Weight Loss: 17 Fiber Rich Foods You Must Try
Most foods that are rich in fiber are known to be very effective for weight loss. Fiber helps to regulate bowel functions, reduce cholesterol and triglycerides, and strengthens the colon walls. High fiber foods also helps protect against cancer, heart disease, diverticulosis, kidney stones, PMS, and help to support a healthy digestive tract. Fiber is present in fruits, vegetables, and grains.
With 5 grams of fiber per serving, starting your day with a hearty bowl of oatmeal is sure to set you on the right track. A study published in the Nutrition Journal found that participants who consumed oatmeal on a regular basis experienced a drop in bad cholesterol (and waist size!) due to their increased fiber intake.
One ounce of this nutritious nut contains 15 percent of of the day’s fiber! What’s more, almonds are a good source of magnesium and iron, nutrients most people don’t get enough of. To incorporate them into your diet, throw them into your yogurt and oatmeal or eat them solo as a hunger-banishing snack.
Coconut is also rich in fiber. Coconut has low glycemic index, and is easy to incorporate into your diet; with 4 to 6 times the amount of fiber as oat bran, coconut flour and grated coconut is a great way to add a healthy natural fiber to your diet. In countries where coconut is a dietary staple, there are fewer incidents of high cholesterol and heart disease. For most baking recipes, you can substitute up to 20% coconut flour for other flours.
These antioxidant-rich berries not only help ward off disease, but also pack more fiber than most other fruits. Not to mention, every cup of blackberries contains fifty percent of the day’s vitamin C, a nutrient that can help lower cholesterol levels and boost heart health. Sprinkle them over your morning oats, add them to salads, blend them into smoothies or eat them plain to reap the benefits.
Avocados not only pack a good dose of fiber, but also contain more bloat-banishing potassium than a banana! This well-rounded fruit is also rich in heart-healthy monounsaturated fats and vitamin K, a nutrient that helps build strong bones. Reap the benefits by throwing a few slices onto your afternoon salad or sandwich. The combination of fiber and fat is sure to keep you satiated until supper.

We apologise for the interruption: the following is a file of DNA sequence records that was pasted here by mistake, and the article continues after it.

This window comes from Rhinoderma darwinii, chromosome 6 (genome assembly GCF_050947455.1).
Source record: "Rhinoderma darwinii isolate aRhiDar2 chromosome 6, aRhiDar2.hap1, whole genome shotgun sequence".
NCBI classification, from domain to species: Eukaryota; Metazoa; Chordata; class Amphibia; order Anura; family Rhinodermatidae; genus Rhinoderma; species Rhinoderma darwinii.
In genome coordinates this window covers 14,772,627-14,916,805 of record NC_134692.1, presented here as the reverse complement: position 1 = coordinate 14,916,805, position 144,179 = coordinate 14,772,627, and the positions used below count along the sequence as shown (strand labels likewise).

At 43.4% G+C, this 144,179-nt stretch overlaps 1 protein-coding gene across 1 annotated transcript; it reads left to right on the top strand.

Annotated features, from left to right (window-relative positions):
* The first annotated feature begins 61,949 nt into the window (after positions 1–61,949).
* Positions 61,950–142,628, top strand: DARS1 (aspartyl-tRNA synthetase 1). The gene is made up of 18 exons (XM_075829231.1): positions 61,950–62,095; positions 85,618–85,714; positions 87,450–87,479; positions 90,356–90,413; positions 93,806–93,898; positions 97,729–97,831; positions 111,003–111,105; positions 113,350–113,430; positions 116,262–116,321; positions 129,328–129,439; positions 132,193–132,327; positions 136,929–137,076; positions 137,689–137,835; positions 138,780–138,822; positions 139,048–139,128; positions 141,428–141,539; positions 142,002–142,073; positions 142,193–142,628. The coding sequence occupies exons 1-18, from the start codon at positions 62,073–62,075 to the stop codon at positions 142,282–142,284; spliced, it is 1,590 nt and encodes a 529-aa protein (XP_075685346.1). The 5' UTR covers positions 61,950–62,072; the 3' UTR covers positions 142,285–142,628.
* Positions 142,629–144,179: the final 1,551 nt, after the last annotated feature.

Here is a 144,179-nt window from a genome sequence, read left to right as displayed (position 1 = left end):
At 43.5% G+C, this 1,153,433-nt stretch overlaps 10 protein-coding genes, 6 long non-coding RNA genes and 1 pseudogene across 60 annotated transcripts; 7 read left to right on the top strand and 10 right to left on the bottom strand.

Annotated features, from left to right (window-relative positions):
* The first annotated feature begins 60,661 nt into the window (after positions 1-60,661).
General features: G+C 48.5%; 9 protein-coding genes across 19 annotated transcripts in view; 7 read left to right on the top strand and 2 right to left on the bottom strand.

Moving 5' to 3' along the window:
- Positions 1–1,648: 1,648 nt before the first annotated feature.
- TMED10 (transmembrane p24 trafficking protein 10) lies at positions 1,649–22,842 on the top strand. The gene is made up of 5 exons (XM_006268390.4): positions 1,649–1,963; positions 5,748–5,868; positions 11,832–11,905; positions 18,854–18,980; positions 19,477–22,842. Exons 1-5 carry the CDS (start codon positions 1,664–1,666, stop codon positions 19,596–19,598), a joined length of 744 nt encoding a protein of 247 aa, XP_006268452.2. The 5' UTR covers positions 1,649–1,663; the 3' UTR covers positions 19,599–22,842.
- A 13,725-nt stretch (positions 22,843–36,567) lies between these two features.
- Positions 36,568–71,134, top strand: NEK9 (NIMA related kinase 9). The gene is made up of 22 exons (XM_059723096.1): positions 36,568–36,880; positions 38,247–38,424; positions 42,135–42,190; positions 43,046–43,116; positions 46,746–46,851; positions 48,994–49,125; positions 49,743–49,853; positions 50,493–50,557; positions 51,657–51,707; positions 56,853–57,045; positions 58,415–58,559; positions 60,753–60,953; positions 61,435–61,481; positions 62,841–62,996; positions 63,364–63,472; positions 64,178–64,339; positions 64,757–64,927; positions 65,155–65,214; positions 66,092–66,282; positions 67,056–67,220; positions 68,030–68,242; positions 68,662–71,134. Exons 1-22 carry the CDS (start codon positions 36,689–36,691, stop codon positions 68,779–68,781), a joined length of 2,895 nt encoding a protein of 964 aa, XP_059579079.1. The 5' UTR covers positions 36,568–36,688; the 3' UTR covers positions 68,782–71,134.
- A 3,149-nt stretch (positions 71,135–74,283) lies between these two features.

Fruit, in general, is a great source of fiber. And with 8 grams in one cup, raspberries steal the sweet spotlight. Mixing this antioxidant-rich berry in with your morning oats or cereal will fill you up, carry you through your morning, and push you to hit that daily 30 grams in no time.
Believe it or not, this Bugs Bunny favorite can actually increase feelings of fullness post-snacking—much more than any pretzel sticks can. One small carrot contains on average 1.4 grams of fiber, so throw a bunch in a small baggie and pull them out mid-afternoon when the munchies kick in.
You may think that lunchtime salad is stuffing you full of fiber, but Jessica Crandall, a Denver-based RD, Certified Diabetes Educator, and National Spokesperson for the Academy of Nutrition and Dietetics suggests otherwise. “Although salad has a lot of antioxidants and vitamins in it, it’s not that high in fiber,” Crandall says. “Salad add-ons like bell peppers, cucumbers, and celery are much better sources of fiber.”
Incorporate this healthy grain into soups and stews, or even feature it as a high fiber side dish with some added spices. One cup of cooked barley has 6 grams of the gut-filling nutrient, which can help fight heart disease. “Dietary fiber helps you extract and remove cholesterol, which is correlated with heart disease,” explains Crandall.
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